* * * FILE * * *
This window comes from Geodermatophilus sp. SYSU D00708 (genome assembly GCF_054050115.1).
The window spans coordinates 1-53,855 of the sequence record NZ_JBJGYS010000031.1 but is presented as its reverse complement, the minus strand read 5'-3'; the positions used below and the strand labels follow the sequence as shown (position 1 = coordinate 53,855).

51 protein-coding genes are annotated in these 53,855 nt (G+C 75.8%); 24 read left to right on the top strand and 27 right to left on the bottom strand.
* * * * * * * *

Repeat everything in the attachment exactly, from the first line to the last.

This window comes from Geodermatophilus sp. SYSU D00708 (genome assembly GCF_054050115.1).
The window spans coordinates 1-53,855 of the sequence record NZ_JBJGYS010000031.1 but is presented as its reverse complement, the minus strand read 5'-3'; the positions used below and the strand labels follow the sequence as shown (position 1 = coordinate 53,855).

51 protein-coding genes are annotated in these 53,855 nt (G+C 75.8%); 24 read left to right on the top strand and 27 right to left on the bottom strand.